February 11, 2014.
Cold but clear today. We are enjoying the extended snow cover with long daily walks and planning for the new growing season. We pruned over 9 acres of apples in late December and early January. We stopped just before the real cold set in. It is bad for the trees to prune within several days of plunging temperatures. We always begin with our mature trees because they are a bit tougher.
Last year was a down year for apple production due to the big crop in 2013. Flower clusters (spurs) produce fruit every other year only. This is important to know because if nearly every spur has an apple, (as was the case in 2013) then there are few potential flower buds available the next year. This winter we have an opportunity to break this biennial bearing cycle. Pruning rigorously this winter will go a long way to accomplishing this. We looked at our trees and noticed that a large proportion of the buds on the trees are fruit buds and not vegetative buds. Dwarf trees that can normally mature about 200 apples/ tree have nearly 500 fruit buds on them. Multiplying the 500 budsX5 flowers/bud you get a potential crop of nearly 2500 apples/tree. This is almost 10 times what the tree can handle this year. Heavy pruning will help us to remove nearly half of this excess. The rest can be handled at thinning time in May and June. If we do not do this, we will be right back to a huge crop this year and hardly anything in 2016.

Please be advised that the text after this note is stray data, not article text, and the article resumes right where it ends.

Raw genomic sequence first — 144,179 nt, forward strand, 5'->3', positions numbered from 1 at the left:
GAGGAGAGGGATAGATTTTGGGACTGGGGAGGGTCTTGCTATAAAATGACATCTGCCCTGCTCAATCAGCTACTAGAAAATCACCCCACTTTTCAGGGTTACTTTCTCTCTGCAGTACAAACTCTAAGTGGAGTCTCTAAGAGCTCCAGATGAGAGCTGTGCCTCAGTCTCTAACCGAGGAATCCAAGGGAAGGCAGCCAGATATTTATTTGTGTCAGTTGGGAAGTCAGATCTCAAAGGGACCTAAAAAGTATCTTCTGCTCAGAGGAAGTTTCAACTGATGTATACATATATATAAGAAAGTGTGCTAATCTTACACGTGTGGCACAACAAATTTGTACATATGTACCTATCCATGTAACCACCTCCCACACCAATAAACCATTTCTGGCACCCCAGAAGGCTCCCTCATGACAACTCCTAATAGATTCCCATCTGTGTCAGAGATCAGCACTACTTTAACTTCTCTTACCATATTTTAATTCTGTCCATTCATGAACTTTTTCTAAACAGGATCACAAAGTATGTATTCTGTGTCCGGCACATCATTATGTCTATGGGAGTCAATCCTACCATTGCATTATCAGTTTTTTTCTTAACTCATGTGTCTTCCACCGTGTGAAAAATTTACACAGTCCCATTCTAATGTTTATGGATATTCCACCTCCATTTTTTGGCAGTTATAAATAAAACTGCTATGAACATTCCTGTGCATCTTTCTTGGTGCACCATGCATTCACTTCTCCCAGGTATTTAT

Every variety is different so you must look at them individually. For instance, our Honey Crisp have lots of fruit buds except for one block and they are very light in terms of fruit buds. We pruned these much lighter than normal because of this. We need every fruit bud we can get on these.
When the weather warms up a bit and the snow goes down, we will complete our pruning on the apples and pears (we will wait on the plums till bud swell and the peaches till pink stage).